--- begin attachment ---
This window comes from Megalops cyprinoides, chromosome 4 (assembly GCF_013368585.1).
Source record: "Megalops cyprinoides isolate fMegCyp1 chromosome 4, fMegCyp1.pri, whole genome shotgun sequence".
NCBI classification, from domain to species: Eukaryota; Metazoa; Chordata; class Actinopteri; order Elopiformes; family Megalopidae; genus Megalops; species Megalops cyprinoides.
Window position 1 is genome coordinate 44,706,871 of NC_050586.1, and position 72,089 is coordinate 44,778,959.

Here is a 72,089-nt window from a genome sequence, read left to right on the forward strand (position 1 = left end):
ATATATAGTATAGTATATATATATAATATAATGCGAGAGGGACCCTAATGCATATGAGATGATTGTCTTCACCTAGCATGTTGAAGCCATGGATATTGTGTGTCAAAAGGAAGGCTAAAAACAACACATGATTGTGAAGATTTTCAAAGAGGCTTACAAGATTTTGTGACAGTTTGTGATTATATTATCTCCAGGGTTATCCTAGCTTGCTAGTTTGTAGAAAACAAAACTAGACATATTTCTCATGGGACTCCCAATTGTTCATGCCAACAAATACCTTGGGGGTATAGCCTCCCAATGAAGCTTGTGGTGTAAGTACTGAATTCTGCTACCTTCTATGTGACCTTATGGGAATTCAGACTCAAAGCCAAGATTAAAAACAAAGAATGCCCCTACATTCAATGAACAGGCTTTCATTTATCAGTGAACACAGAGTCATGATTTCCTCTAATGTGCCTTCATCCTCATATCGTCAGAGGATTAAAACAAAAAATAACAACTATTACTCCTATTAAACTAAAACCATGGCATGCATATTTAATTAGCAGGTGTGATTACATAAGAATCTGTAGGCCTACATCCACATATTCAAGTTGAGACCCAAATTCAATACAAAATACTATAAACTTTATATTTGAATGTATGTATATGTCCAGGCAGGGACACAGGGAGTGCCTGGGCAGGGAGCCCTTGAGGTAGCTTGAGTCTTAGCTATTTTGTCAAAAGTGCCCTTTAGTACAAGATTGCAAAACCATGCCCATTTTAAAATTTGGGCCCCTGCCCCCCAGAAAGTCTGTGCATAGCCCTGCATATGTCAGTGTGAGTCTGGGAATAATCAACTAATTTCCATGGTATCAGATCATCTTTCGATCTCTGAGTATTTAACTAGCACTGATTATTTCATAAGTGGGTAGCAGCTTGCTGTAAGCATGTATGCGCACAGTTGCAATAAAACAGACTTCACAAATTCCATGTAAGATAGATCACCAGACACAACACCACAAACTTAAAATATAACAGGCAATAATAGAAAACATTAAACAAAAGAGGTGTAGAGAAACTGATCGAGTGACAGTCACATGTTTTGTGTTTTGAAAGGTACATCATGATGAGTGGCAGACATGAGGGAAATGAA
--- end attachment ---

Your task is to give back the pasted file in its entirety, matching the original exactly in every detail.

This window comes from Megalops cyprinoides, chromosome 4 (assembly GCF_013368585.1).
Source record: "Megalops cyprinoides isolate fMegCyp1 chromosome 4, fMegCyp1.pri, whole genome shotgun sequence".
NCBI classification, from domain to species: Eukaryota; Metazoa; Chordata; class Actinopteri; order Elopiformes; family Megalopidae; genus Megalops; species Megalops cyprinoides.
Window position 1 is genome coordinate 44,706,871 of NC_050586.1, and position 72,089 is coordinate 44,778,959.

Here is a 72,089-nt window from a genome sequence, read left to right on the forward strand (position 1 = left end):
ATATATAGTATAGTATATATATATAATATAATGCGAGAGGGACCCTAATGCATATGAGATGATTGTCTTCACCTAGCATGTTGAAGCCATGGATATTGTGTGTCAAAAGGAAGGCTAAAAACAACACATGATTGTGAAGATTTTCAAAGAGGCTTACAAGATTTTGTGACAGTTTGTGATTATATTATCTCCAGGGTTATCCTAGCTTGCTAGTTTGTAGAAAACAAAACTAGACATATTTCTCATGGGACTCCCAATTGTTCATGCCAACAAATACCTTGGGGGTATAGCCTCCCAATGAAGCTTGTGGTGTAAGTACTGAATTCTGCTACCTTCTATGTGACCTTATGGGAATTCAGACTCAAAGCCAAGATTAAAAACAAAGAATGCCCCTACATTCAATGAACAGGCTTTCATTTATCAGTGAACACAGAGTCATGATTTCCTCTAATGTGCCTTCATCCTCATATCGTCAGAGGATTAAAACAAAAAATAACAACTATTACTCCTATTAAACTAAAACCATGGCATGCATATTTAATTAGCAGGTGTGATTACATAAGAATCTGTAGGCCTACATCCACATATTCAAGTTGAGACCCAAATTCAATACAAAATACTATAAACTTTATATTTGAATGTATGTATATGTCCAGGCAGGGACACAGGGAGTGCCTGGGCAGGGAGCCCTTGAGGTAGCTTGAGTCTTAGCTATTTTGTCAAAAGTGCCCTTTAGTACAAGATTGCAAAACCATGCCCATTTTAAAATTTGGGCCCCTGCCCCCCAGAAAGTCTGTGCATAGCCCTGCATATGTCAGTGTGAGTCTGGGAATAATCAACTAATTTCCATGGTATCAGATCATCTTTCGATCTCTGAGTATTTAACTAGCACTGATTATTTCATAAGTGGGTAGCAGCTTGCTGTAAGCATGTATGCGCACAGTTGCAATAAAACAGACTTCACAAATTCCATGTAAGATAGATCACCAGACACAACACCACAAACTTAAAATATAACAGGCAATAATAGAAAACATTAAACAAAAGAGGTGTAGAGAAACTGATCGAGTGACAGTCACATGTTTTGTGTTTTGAAAGGTACATCATGATGAGTGGCAGACATGAGGGAAATGAA